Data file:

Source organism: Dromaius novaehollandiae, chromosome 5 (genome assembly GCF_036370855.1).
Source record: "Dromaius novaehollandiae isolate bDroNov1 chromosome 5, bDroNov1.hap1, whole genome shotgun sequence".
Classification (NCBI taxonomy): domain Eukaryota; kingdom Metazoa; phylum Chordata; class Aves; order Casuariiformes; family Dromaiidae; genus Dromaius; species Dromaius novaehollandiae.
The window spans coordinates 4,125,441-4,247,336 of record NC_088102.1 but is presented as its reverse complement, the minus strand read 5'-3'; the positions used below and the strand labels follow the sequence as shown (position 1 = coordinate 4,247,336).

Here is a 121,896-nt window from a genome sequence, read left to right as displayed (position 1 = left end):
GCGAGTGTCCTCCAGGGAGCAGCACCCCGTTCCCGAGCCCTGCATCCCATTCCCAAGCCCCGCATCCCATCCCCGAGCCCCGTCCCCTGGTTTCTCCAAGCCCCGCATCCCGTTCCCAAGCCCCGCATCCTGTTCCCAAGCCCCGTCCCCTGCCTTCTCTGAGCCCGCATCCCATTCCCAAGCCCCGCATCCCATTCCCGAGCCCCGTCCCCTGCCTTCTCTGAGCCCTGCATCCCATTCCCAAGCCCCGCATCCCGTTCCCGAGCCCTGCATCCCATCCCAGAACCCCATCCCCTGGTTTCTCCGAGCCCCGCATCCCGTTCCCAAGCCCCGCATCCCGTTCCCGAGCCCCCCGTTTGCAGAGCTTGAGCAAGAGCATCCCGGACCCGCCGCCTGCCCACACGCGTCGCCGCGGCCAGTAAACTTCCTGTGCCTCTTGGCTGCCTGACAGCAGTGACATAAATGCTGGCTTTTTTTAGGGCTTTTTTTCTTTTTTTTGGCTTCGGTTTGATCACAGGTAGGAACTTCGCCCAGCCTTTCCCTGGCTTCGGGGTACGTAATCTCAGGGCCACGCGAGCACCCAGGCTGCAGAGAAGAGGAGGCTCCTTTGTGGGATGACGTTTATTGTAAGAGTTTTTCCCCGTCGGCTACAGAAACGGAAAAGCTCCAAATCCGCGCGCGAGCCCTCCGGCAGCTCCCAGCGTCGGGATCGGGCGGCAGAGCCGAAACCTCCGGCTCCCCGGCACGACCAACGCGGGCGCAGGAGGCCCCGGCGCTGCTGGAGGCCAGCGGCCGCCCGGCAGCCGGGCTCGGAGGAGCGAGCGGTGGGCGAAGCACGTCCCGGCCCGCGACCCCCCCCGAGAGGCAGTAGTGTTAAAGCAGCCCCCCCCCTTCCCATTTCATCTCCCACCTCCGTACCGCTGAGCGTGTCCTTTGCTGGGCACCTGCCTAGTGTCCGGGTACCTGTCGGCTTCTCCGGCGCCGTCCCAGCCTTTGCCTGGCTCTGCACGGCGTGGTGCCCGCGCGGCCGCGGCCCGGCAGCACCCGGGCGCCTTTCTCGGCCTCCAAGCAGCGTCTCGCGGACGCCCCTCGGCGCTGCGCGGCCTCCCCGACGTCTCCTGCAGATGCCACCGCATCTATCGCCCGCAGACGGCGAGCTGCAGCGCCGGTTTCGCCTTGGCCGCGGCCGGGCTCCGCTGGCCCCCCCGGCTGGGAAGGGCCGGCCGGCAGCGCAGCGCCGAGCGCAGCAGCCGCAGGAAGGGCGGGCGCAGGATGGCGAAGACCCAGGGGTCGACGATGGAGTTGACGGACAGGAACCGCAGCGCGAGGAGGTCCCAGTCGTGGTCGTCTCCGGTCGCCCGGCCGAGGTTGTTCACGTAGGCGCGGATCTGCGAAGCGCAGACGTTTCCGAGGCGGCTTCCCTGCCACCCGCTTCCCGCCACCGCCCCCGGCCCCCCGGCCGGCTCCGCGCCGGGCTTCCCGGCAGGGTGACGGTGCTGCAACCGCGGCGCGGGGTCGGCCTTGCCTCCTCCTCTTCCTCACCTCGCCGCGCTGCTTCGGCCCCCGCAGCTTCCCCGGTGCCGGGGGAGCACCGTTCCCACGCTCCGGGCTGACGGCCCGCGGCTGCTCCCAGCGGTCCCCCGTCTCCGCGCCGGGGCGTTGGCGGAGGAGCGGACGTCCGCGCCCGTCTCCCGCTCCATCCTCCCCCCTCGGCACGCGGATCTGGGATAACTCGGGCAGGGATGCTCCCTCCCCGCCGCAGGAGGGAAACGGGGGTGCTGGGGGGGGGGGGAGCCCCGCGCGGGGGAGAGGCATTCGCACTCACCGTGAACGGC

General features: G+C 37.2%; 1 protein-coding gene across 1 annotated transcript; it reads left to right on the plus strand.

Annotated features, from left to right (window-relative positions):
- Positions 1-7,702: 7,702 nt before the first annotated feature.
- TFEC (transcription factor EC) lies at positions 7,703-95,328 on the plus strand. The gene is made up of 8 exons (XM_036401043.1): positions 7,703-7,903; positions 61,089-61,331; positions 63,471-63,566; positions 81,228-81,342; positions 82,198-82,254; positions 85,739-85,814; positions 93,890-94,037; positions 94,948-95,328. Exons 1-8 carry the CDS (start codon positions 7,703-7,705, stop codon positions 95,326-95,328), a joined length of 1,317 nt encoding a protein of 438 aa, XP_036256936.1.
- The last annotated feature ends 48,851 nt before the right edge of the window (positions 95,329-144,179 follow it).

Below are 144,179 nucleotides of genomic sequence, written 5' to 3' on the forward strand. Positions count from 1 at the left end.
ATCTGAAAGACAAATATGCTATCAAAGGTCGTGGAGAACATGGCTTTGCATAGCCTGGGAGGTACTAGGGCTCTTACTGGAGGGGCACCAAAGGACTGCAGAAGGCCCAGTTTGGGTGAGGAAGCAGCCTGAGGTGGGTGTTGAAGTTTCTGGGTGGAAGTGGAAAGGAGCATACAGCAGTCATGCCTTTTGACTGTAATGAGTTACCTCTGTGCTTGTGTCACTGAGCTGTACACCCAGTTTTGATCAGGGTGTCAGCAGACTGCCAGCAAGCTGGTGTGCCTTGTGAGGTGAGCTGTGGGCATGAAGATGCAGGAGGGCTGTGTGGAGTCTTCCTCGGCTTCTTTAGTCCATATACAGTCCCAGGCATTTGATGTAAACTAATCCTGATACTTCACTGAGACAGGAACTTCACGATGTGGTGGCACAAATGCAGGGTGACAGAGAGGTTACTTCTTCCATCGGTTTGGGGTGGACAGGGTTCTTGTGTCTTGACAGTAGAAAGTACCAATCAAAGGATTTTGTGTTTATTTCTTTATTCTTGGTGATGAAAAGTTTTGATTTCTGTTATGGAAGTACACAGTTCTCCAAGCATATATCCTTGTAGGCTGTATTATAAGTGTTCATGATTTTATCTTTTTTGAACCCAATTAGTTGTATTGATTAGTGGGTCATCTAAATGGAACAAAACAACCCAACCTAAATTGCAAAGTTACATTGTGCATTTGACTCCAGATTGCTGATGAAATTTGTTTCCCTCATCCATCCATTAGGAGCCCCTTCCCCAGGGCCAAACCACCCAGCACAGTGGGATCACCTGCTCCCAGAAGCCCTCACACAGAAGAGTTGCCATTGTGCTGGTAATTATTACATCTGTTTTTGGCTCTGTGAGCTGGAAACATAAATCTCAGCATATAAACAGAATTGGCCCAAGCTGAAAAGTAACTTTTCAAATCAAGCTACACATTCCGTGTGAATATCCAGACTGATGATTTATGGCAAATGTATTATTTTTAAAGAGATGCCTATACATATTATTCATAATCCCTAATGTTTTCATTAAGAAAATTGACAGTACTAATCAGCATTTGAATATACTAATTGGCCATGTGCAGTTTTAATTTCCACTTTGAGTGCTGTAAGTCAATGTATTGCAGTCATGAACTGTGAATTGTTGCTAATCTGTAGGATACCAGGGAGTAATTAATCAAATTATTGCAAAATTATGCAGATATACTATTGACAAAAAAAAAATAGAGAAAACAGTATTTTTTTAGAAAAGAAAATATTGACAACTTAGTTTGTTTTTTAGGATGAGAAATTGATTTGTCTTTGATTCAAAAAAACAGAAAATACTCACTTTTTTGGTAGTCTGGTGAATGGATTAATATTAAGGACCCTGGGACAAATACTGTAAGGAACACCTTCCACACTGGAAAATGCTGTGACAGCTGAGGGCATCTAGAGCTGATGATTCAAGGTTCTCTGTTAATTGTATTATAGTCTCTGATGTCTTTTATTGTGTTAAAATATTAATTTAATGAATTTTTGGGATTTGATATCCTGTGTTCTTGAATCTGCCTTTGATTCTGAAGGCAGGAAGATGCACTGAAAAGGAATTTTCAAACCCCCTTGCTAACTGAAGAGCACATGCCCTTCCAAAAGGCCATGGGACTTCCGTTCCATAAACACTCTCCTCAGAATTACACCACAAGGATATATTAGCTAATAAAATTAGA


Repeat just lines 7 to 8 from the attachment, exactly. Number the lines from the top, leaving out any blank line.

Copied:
General features: G+C 37.2%; 1 protein-coding gene across 1 annotated transcript; it reads left to right on the plus strand.

Annotated features, from left to right (window-relative positions):